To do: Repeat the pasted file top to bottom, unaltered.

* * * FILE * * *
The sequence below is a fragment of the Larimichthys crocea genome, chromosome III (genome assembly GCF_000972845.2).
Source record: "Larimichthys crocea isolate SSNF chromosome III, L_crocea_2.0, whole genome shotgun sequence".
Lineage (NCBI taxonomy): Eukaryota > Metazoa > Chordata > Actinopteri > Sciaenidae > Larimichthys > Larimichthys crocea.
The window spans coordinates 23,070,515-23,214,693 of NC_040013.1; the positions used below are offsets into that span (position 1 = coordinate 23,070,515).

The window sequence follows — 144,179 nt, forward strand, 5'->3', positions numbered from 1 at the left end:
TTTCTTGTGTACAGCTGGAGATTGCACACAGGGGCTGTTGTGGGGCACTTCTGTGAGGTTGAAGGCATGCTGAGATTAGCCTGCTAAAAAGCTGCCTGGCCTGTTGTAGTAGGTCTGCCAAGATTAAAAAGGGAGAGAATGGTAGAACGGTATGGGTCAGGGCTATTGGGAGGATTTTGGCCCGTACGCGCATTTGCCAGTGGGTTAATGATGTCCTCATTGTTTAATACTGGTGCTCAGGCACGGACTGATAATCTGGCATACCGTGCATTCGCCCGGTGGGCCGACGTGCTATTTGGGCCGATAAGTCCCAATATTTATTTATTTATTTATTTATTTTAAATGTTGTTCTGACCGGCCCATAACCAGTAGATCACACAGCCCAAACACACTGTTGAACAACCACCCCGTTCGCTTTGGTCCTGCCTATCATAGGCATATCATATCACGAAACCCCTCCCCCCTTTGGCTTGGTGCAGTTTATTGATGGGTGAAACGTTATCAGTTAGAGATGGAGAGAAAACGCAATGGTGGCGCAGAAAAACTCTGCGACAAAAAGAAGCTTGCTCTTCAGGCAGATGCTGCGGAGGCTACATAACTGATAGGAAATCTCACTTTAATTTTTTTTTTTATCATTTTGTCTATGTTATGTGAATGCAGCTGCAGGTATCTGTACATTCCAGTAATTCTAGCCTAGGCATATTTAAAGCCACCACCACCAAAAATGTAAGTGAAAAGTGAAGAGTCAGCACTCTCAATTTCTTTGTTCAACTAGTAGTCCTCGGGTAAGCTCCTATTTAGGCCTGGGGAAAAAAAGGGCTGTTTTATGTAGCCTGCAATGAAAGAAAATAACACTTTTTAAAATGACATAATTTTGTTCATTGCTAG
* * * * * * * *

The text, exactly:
The sequence below is a fragment of the Larimichthys crocea genome, chromosome III (genome assembly GCF_000972845.2).
Source record: "Larimichthys crocea isolate SSNF chromosome III, L_crocea_2.0, whole genome shotgun sequence".
Lineage (NCBI taxonomy): Eukaryota > Metazoa > Chordata > Actinopteri > Sciaenidae > Larimichthys > Larimichthys crocea.
The window spans coordinates 23,070,515-23,214,693 of NC_040013.1; the positions used below are offsets into that span (position 1 = coordinate 23,070,515).

The window sequence follows — 144,179 nt, forward strand, 5'->3', positions numbered from 1 at the left end:
TTTCTTGTGTACAGCTGGAGATTGCACACAGGGGCTGTTGTGGGGCACTTCTGTGAGGTTGAAGGCATGCTGAGATTAGCCTGCTAAAAAGCTGCCTGGCCTGTTGTAGTAGGTCTGCCAAGATTAAAAAGGGAGAGAATGGTAGAACGGTATGGGTCAGGGCTATTGGGAGGATTTTGGCCCGTACGCGCATTTGCCAGTGGGTTAATGATGTCCTCATTGTTTAATACTGGTGCTCAGGCACGGACTGATAATCTGGCATACCGTGCATTCGCCCGGTGGGCCGACGTGCTATTTGGGCCGATAAGTCCCAATATTTATTTATTTATTTATTTATTTTAAATGTTGTTCTGACCGGCCCATAACCAGTAGATCACACAGCCCAAACACACTGTTGAACAACCACCCCGTTCGCTTTGGTCCTGCCTATCATAGGCATATCATATCACGAAACCCCTCCCCCCTTTGGCTTGGTGCAGTTTATTGATGGGTGAAACGTTATCAGTTAGAGATGGAGAGAAAACGCAATGGTGGCGCAGAAAAACTCTGCGACAAAAAGAAGCTTGCTCTTCAGGCAGATGCTGCGGAGGCTACATAACTGATAGGAAATCTCACTTTAATTTTTTTTTTTATCATTTTGTCTATGTTATGTGAATGCAGCTGCAGGTATCTGTACATTCCAGTAATTCTAGCCTAGGCATATTTAAAGCCACCACCACCAAAAATGTAAGTGAAAAGTGAAGAGTCAGCACTCTCAATTTCTTTGTTCAACTAGTAGTCCTCGGGTAAGCTCCTATTTAGGCCTGGGGAAAAAAAGGGCTGTTTTATGTAGCCTGCAATGAAAGAAAATAACACTTTTTAAAATGACATAATTTTGTTCATTGCTAG